Commentary

Six years of conservative rule in NC: Reviewing the destructive impact

Last fall, the staff at NC Policy Watch produced a powerful report on some of the key impacts of conservative rule in North Carolina at the five-year mark called Altered State. Today, as this morning’s edition of the Weekly Briefing reminds us, the damage continues to mount:

“A year after the release of Altered State, the policy environment in North Carolina has only grown more toxic. Rather than being chastened by countless critical editorials, plunging public opinion polls and an economy that continues to lag well below where it ought to be, given the state’s numerous built-in advantages, elected officials have used 2016 to double down on their commitment to the brand of divisive and regressive policies they pursued from 2011 to 2015.”

The column goes on to highlight several issues — HB2, the state budget, education privatization, environmental protection — in which conservatives have “doubled down” on the the disastrous policies of years one through five.

That said, it’s worth remembering just how destructive the policies of 2011-2015 were and continue to be. For that reason, we’ll be highlighting several articles from the original report over the coming days . We hope you’ll find them a useful refresher and a spur to action in the weeks and months ahead. Here’s article #1 by the Budget and Tax Center’s Alexandra Sirota:

Public investment falls, tax responsibility shifts: Low and middle income taxpayers bear more of the load

Public investments are essential building blocks of long-term economic growth and shared prosperity. Decades ago, North Carolina diverged from its Southern neighbors by investing in good roads, quality public schools and universities and early childhood programs.

Since the official recovery began in 2009 — when rebuilding from the Great Recession would have been possible — state lawmakers have turned away from that tradition, choosing to sharply limit public spending in favor of tax cuts. Overall, state support for services in the 2016 fiscal year will be nearly a full percentage point below historic investment levels as a share of the economy.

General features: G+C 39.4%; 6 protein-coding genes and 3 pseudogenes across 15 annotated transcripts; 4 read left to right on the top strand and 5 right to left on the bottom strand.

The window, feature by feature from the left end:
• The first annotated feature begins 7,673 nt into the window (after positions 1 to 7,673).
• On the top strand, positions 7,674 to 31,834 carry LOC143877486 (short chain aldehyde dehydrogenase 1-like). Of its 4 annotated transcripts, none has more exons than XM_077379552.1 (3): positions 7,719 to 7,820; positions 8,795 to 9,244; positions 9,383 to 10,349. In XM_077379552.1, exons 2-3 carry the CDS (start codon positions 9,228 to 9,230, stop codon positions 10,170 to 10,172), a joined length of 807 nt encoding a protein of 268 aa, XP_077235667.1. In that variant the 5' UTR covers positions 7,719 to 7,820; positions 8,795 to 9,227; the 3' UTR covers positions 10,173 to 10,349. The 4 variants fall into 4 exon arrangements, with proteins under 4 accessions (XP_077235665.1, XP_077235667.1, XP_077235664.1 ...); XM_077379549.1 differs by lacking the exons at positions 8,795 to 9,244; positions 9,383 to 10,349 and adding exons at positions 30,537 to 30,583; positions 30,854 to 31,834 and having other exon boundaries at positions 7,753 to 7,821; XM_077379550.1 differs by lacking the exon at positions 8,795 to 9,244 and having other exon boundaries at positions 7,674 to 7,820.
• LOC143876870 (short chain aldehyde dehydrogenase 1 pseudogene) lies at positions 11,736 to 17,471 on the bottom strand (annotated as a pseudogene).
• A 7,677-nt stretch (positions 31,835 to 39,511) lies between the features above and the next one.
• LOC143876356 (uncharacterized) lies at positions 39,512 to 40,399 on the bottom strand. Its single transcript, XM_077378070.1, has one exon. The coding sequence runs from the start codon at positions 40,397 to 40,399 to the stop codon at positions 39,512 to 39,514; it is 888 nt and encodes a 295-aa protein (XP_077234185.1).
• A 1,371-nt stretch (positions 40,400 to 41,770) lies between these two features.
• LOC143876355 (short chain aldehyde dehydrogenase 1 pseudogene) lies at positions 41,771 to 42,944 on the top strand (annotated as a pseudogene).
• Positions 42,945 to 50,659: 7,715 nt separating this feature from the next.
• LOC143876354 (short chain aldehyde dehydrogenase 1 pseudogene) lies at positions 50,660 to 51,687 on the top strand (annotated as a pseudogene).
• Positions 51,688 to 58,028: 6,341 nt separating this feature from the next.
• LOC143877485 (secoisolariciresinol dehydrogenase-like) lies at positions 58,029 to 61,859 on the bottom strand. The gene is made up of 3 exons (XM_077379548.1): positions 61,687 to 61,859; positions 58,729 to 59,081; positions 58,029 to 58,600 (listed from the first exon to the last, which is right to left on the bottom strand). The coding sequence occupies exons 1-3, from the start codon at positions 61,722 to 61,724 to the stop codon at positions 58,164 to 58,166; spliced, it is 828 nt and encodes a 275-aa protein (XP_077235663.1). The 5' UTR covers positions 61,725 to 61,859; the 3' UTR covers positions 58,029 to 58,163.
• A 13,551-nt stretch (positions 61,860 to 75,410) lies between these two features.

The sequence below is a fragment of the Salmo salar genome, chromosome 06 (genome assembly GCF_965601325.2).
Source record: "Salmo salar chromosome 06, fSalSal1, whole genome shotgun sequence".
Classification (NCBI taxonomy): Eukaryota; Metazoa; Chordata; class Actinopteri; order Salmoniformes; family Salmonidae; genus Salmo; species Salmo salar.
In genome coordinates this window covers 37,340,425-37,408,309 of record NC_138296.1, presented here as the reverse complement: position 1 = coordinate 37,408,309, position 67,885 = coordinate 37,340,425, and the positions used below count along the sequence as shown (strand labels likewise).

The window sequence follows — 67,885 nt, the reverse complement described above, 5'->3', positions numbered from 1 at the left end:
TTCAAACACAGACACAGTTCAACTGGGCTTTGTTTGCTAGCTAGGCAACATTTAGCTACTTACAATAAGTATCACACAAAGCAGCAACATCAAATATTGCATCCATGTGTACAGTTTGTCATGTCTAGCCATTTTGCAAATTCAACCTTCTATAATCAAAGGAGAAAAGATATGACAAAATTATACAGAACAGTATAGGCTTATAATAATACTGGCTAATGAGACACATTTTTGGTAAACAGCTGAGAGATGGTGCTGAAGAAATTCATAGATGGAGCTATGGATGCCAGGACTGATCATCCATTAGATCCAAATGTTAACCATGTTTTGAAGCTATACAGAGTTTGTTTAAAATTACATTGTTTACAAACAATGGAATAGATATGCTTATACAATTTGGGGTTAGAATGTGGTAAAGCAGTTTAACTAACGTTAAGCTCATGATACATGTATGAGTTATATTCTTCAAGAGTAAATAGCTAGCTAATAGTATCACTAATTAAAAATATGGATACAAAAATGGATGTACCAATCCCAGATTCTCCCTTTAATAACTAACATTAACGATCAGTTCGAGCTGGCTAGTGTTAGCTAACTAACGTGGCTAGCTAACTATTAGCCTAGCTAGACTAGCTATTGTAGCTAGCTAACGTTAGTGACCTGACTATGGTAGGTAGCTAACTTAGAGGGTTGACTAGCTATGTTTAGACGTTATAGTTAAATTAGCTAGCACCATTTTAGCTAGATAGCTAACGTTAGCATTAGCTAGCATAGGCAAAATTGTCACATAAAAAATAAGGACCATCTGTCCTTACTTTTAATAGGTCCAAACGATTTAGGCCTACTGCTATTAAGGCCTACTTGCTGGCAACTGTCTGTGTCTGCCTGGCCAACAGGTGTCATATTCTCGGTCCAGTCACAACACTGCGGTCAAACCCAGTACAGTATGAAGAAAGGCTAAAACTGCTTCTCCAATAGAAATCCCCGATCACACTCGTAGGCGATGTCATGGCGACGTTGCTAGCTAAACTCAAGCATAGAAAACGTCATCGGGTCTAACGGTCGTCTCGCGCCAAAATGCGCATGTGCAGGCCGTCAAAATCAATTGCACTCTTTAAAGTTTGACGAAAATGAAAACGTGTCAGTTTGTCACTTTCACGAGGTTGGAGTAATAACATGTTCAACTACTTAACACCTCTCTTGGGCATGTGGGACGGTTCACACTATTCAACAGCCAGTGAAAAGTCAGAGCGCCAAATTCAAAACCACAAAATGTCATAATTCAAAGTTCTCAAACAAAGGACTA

"State spending as part of the economy — measured by state personal income — has consistently fallen in the past few years."— "A Summary of the Fiscal Year 2015–2017 Budget," BTC Reports, October 2014 (Source: N.C. Budget & Tax Center)
“State spending as part of the economy — measured by state personal income — has consistently fallen in the past few years.”
— “A Summary of the Fiscal Year 2015–2017 Budget,” BTC Reports, October 2014 (Source: N.C. Budget & Tax Center)

In fact, state spending as a share of the economy — measured by state personal income — has fallen every year since 2009. The new budget continues this trend, and caps off the only period in more than four decades in which state spending declined as a part of the economy for more than five straight years.

The tax code has been radically transformed since 2010 in a way that makes adequate funding 0f core public services more difficult.

The most recent chapter in state fiscal history began in 2009 with the worst revenue shortfalls since the Great Depression. State policymakers responded with targeted spending cuts, deferred capital projects and measures to bolster state revenues. A temporary tax package passed in 2009 combined a sales tax increase with a surcharge on high-income taxpayers and profitable corporations to raise $1.3 billion. It expired in 2011.